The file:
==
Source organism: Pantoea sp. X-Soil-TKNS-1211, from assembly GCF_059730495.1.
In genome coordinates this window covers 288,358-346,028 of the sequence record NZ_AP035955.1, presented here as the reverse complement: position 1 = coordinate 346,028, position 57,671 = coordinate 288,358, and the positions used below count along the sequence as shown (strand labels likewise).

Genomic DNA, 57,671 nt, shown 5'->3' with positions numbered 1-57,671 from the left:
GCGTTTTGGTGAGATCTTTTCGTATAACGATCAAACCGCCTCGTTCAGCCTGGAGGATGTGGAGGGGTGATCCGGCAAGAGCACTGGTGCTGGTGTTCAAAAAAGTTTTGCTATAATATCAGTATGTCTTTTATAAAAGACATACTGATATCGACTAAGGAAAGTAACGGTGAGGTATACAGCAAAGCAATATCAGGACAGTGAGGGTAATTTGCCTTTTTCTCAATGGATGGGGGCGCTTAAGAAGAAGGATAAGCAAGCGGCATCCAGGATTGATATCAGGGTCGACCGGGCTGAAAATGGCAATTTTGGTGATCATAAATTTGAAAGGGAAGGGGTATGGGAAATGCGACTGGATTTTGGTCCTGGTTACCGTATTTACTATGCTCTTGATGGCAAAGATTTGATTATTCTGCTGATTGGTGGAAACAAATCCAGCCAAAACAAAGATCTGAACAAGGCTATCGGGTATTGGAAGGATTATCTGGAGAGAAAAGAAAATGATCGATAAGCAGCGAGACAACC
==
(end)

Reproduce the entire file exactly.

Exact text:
Source organism: Pantoea sp. X-Soil-TKNS-1211, from assembly GCF_059730495.1.
In genome coordinates this window covers 288,358-346,028 of the sequence record NZ_AP035955.1, presented here as the reverse complement: position 1 = coordinate 346,028, position 57,671 = coordinate 288,358, and the positions used below count along the sequence as shown (strand labels likewise).

Genomic DNA, 57,671 nt, shown 5'->3' with positions numbered 1-57,671 from the left:
GCGTTTTGGTGAGATCTTTTCGTATAACGATCAAACCGCCTCGTTCAGCCTGGAGGATGTGGAGGGGTGATCCGGCAAGAGCACTGGTGCTGGTGTTCAAAAAAGTTTTGCTATAATATCAGTATGTCTTTTATAAAAGACATACTGATATCGACTAAGGAAAGTAACGGTGAGGTATACAGCAAAGCAATATCAGGACAGTGAGGGTAATTTGCCTTTTTCTCAATGGATGGGGGCGCTTAAGAAGAAGGATAAGCAAGCGGCATCCAGGATTGATATCAGGGTCGACCGGGCTGAAAATGGCAATTTTGGTGATCATAAATTTGAAAGGGAAGGGGTATGGGAAATGCGACTGGATTTTGGTCCTGGTTACCGTATTTACTATGCTCTTGATGGCAAAGATTTGATTATTCTGCTGATTGGTGGAAACAAATCCAGCCAAAACAAAGATCTGAACAAGGCTATCGGGTATTGGAAGGATTATCTGGAGAGAAAAGAAAATGATCGATAAGCAGCGAGACAACC